Today's DNS system functions as a distributed database through a client-server relationship between DNS servers and clients requiring name resolution. The entire namespace of all domains comprises the DNS namespace. By using a distributed database architecture, DNS
provides for local control of each domain while still enabling all clients to access the entire database whenever needed.
The DNS namespace comprises a hierarchical structure of domains, with each domain representing a branch on the tree and subdomains residing underneath. At the topmost level are the root servers that maintain the root domains, such as .com, .net, .org, .biz, and so on. The root of the domain namespace is a null, often represented by a dot (.). Figure 17-1 illustrates the DNS namespace.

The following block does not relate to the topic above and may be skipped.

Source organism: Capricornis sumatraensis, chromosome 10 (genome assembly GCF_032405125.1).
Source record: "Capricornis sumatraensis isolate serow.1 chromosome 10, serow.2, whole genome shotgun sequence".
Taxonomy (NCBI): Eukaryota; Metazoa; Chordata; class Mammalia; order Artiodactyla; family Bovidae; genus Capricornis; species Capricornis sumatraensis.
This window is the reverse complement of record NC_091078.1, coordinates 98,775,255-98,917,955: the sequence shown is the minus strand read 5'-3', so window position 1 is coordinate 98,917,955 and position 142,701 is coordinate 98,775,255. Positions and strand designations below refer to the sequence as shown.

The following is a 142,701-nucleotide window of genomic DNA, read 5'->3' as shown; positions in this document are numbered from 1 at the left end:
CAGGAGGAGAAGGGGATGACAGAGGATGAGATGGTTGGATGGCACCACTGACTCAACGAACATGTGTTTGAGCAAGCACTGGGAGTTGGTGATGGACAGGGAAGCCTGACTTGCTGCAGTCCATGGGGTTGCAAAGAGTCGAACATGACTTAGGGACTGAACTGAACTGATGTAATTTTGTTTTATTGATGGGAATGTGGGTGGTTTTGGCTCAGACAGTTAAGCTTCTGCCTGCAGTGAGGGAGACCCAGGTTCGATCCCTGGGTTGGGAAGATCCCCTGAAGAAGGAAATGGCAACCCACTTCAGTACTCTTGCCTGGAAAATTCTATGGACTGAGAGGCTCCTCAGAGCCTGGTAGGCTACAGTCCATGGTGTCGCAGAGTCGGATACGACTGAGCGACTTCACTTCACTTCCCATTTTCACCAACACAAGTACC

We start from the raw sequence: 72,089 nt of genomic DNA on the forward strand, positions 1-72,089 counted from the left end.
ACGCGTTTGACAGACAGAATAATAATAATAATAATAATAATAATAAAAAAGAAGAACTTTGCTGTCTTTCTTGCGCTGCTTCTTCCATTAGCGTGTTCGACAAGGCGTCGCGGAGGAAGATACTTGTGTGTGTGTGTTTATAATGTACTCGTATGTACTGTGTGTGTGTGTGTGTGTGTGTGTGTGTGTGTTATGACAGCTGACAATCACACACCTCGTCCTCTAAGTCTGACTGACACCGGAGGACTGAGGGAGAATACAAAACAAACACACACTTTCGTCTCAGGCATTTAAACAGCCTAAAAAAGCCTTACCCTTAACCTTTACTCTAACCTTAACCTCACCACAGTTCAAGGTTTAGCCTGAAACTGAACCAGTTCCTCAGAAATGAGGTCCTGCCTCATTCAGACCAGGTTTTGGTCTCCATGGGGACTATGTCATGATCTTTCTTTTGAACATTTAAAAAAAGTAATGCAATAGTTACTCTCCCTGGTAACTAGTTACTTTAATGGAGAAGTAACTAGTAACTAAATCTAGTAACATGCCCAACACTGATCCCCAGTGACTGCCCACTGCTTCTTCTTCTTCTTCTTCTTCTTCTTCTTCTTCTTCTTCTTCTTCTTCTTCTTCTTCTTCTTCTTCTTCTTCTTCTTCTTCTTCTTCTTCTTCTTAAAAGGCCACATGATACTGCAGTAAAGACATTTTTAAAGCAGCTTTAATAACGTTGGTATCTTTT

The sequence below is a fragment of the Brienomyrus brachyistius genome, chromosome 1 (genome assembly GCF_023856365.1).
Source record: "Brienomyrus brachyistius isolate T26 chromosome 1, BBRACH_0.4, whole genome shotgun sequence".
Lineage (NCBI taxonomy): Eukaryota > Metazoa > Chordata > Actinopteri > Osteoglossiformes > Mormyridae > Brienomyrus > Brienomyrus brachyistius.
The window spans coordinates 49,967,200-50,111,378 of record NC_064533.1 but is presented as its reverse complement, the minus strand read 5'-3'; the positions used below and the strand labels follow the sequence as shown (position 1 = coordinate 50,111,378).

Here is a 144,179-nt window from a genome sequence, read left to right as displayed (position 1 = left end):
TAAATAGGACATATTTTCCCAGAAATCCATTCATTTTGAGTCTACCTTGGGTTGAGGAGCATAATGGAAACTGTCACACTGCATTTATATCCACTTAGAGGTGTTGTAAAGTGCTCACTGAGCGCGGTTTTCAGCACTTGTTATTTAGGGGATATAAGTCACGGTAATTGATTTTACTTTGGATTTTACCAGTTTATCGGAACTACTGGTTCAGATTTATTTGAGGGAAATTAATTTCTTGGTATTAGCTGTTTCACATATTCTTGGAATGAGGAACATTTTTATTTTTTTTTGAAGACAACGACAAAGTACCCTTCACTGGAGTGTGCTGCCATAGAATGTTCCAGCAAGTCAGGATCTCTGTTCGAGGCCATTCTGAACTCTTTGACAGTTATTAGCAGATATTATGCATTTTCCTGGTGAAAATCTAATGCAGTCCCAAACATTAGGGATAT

The root servers maintain only a limited amount of information about a given domain. Typically, the information includes only the name servers identified as authoritative for the zone (that is, those having authority over the domain's records). Records that map names to addresses within individual domains reside on the name server(s) for the domains in question. These name servers are typically managed by ISPs for the ISPs' clients or by companies that manage their own domains. Certain other domains are delegated to other organizations (ISPs, state agencies, educational institutions, and so on) that manage the domains for the respective domain holders. Distributing the DNS namespace in this way enables users to control their own domains while still remaining a part of the overall namespace.
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